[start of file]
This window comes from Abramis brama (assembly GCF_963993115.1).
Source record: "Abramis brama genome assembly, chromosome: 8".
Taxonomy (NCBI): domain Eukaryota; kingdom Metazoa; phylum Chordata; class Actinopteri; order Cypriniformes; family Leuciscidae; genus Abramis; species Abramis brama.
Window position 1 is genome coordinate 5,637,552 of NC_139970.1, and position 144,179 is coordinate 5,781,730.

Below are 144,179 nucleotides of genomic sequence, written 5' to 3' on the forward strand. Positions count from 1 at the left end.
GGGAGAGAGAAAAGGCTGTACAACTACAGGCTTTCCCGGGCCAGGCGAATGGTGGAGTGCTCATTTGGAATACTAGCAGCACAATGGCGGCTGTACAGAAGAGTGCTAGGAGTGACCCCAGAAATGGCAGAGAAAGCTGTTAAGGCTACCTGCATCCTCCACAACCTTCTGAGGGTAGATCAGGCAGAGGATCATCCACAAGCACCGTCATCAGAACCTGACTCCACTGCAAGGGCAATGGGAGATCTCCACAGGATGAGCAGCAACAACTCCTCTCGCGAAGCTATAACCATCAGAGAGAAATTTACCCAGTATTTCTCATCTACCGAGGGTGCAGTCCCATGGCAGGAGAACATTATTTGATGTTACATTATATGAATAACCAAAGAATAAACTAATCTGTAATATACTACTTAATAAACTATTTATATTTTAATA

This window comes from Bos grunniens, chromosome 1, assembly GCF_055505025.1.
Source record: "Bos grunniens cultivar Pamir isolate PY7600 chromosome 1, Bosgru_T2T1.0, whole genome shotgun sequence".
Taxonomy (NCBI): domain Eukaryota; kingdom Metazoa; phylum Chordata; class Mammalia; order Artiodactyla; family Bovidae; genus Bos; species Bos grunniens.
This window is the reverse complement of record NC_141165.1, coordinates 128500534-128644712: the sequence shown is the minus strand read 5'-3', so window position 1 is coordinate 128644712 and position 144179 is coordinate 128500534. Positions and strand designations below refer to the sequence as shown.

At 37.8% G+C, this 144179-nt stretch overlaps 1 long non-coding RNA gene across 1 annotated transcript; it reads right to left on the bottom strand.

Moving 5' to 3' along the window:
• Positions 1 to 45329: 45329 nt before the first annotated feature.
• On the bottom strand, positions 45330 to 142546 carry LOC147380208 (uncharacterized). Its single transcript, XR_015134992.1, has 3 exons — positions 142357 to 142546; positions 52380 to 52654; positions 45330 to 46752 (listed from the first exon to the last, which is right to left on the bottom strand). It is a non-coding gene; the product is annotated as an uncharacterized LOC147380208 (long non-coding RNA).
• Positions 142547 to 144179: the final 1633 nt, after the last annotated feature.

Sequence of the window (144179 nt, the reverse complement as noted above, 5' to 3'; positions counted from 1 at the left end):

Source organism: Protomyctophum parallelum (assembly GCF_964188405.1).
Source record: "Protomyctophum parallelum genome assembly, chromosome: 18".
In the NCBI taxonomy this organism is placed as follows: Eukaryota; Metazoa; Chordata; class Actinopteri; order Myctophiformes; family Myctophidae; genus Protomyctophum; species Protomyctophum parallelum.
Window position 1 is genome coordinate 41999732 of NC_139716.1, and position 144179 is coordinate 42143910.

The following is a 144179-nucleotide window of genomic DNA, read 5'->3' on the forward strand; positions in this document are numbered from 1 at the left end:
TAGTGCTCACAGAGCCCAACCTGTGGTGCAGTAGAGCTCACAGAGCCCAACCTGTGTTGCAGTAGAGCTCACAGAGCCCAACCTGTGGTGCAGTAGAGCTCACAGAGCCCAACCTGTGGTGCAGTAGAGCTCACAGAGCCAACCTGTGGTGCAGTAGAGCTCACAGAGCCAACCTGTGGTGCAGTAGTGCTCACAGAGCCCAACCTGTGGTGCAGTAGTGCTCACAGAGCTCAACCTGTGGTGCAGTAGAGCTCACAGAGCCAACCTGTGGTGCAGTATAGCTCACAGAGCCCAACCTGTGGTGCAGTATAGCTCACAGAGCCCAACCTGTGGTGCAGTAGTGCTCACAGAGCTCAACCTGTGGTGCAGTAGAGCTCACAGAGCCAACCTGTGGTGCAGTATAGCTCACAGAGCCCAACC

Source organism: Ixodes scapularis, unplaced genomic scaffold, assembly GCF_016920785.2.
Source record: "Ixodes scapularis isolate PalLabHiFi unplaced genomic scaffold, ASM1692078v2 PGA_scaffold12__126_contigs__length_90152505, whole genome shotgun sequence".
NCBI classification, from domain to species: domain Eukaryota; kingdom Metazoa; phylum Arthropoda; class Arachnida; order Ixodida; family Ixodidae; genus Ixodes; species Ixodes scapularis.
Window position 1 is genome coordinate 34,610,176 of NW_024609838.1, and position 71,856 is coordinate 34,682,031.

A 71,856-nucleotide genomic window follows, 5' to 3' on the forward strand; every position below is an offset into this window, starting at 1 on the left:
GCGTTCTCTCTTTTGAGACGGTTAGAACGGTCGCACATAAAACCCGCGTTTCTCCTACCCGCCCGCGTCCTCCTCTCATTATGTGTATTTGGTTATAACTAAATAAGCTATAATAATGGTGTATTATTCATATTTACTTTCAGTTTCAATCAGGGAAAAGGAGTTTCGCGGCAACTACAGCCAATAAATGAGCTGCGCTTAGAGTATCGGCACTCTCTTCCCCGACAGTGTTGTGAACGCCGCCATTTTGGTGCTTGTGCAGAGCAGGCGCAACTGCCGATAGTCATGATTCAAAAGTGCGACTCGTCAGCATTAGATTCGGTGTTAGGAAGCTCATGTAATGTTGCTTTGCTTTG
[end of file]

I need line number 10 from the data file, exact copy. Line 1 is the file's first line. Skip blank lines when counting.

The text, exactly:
This window is the reverse complement of record NC_141165.1, coordinates 128500534-128644712: the sequence shown is the minus strand read 5'-3', so window position 1 is coordinate 128644712 and position 144179 is coordinate 128500534. Positions and strand designations below refer to the sequence as shown.